parties who are not government and not represented at the united nations. they are left out, but need to be brought in to be consulted so the u.n. can make better decisions. >> how does the o.s.c.e. stack up to the u.n., they are close partners? >> the o.s.c.e. is a regional organization, and under the charter there are provisions for them to play an active role in diplomacy. the o.s.c.e. itself tends to have - has historically been - it was part of the cold war and the end of the cold war, an important institution in unwinding and improving relations between the soviet bloc and the western allies, there's some democracy promotion, in particular doing a lot of work in syria, or led a lot of monitoring down there. i think the u.n. continues to work on regional partnerships in figuring out the division of labour, and when they are sent
into the field, that's been a big change over the last decade - how to build the national cooperative arrangements. whether it's with the o.s.c.e., the au in africa, or with the oas in latin mebbing or the americas. >> the humanitarian stuff is an area where there's a degree of unanimity, that the u.n. does a good job. one can distinguish between different agencies, some are better led than others. one point that is worth underlining is unfortunately, because of the political power of the permanent five and the powerful states of the u.n., we don't always get the best people running the agencies, there's a baggins turn, powerful countries lobby for their candidates who are retired politicians and diplomats to get important jobs, and that means that sometimes we don't get the best people running the agencies, i think it
needs to change. collectively and with the appointment of the next secretary-general, we are demanding a better system. >> do smaller countries have a voice? >> i think the gem bli they take -- general assembly they sake seriousness, the ability to work in front of most of the countries of the world and lay out their priorities. they have a voice if that sense. in terms of taking decisions on the security council, it's been pretty well-established that the permanent 5 consult amongst themselves, if there's room for consensus, they push it through. that being said, smaller countries have been able to draft resolutions - the power of the pen, and potentially embarrass some of the major powers into having to take a stand, each if it's behind closed doors that those things have leaked out. they have a voice, and some are good at at least making sure that that voice is heard better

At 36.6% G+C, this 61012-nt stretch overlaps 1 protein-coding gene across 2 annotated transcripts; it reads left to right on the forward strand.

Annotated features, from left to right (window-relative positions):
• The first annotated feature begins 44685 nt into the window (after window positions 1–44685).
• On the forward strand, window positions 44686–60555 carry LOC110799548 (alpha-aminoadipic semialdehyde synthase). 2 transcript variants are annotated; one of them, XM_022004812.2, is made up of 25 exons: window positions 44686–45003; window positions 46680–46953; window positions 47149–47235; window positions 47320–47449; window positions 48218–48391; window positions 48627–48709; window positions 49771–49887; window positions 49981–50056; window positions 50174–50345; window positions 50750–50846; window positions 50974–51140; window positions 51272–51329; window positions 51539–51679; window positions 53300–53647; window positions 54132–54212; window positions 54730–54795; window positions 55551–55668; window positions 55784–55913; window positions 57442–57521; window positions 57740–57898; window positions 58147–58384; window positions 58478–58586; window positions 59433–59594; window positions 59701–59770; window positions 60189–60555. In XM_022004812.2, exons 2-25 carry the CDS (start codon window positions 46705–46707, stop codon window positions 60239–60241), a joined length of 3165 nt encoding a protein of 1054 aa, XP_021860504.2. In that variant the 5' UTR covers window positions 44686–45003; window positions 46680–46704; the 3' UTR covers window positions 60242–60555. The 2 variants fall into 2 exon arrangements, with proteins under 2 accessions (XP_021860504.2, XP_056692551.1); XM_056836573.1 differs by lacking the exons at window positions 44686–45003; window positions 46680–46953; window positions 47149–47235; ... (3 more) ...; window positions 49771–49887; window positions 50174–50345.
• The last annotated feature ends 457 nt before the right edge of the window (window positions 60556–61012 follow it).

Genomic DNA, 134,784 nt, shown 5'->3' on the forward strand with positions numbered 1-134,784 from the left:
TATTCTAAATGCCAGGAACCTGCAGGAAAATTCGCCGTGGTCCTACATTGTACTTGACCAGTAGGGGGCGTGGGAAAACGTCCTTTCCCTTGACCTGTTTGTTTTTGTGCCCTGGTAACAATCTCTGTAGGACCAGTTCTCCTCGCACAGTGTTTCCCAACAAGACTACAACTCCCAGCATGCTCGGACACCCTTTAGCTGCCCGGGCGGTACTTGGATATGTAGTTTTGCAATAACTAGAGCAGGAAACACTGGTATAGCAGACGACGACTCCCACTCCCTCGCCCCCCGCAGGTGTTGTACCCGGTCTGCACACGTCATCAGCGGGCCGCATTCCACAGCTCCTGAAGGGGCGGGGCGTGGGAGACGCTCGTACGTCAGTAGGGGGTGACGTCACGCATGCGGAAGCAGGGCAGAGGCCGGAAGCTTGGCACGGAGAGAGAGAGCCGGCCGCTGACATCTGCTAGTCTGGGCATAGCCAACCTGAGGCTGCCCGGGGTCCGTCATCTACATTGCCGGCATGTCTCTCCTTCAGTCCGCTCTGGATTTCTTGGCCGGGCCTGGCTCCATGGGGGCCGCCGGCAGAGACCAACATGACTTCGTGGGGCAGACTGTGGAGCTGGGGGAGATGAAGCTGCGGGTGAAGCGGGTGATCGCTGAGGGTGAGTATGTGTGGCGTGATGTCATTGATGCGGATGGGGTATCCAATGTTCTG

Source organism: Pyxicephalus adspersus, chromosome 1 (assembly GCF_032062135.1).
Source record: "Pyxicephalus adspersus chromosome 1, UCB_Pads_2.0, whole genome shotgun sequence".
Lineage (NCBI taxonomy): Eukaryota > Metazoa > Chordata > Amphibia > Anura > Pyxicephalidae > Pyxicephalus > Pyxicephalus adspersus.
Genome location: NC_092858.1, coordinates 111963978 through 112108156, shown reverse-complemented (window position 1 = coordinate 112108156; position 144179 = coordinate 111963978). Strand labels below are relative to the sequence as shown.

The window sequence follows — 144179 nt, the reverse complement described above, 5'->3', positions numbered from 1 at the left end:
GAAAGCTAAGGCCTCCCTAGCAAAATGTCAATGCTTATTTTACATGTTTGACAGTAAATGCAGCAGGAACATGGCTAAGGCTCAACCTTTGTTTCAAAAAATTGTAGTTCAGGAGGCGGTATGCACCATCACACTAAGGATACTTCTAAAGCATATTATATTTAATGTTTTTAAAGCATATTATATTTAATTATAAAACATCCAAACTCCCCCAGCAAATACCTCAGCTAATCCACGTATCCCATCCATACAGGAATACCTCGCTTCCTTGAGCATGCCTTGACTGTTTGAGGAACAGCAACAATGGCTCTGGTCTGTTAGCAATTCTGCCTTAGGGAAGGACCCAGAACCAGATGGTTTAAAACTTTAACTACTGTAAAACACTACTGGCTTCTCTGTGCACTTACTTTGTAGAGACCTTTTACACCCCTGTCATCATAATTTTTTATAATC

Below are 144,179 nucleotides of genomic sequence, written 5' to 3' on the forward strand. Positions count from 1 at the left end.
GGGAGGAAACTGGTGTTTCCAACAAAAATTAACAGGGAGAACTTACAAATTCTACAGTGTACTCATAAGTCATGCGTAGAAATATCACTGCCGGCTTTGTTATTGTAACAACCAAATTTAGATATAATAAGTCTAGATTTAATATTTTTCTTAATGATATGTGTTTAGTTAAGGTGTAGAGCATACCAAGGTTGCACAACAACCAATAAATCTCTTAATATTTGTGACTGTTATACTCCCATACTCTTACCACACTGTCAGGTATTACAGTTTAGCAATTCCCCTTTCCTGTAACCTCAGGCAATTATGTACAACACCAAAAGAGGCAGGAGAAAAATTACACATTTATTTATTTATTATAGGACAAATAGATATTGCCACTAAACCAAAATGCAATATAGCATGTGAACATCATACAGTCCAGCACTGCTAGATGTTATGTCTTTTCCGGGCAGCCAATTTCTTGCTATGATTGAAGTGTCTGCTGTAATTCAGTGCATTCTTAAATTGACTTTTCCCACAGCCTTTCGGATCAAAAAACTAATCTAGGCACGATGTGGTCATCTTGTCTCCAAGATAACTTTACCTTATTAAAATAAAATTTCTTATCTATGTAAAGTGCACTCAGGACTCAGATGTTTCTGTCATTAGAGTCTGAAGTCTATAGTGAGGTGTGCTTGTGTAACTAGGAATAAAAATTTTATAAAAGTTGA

than others. there's clever diplomats. some of the countries have diplomats that have been there for a long time. if they are nonpermanent members, they take on other initiatives, leichtenstern has pushed hard to get a voluntary agreement on the use of the veto by the permanent five in cases of mass atrocities. i'm not sure that that is going anywhere. it has put itself on the agenda. it has made its voices heard in that sense. >> looking ahead. what role do you see the u.n. playing. can is overhaul current problems? >> i think good leadership and input from the major states, countries like the u.s., russians, it can be a force for good, stability, cooperation in the world, but i think the questions are, in fact, moot. there's nothing predetermined about them. we have a problem with global institutions like the u.n., and the i.m.f., the west bank, and
the whole post world war ii institutions that are supposed to manage the world. they are state based. the problems we confront, including terrorism, climate change, financial volatility. these are problems, problems of globalisation, and internet, inter-governmental organizations have not proven very good at managing the problems. climate change is not fixed by the u.n. terrorism, i.s.i.s., the transborder phenomenon of international terrorism is not solved by the international institutions. that is a greater security threat today. the institutions need to look hard at the way they operate, and make sure that they are talking to the right people who are involved in the issues, often they are not governments. >> your final thoughts in the week ahead. >> i think there are good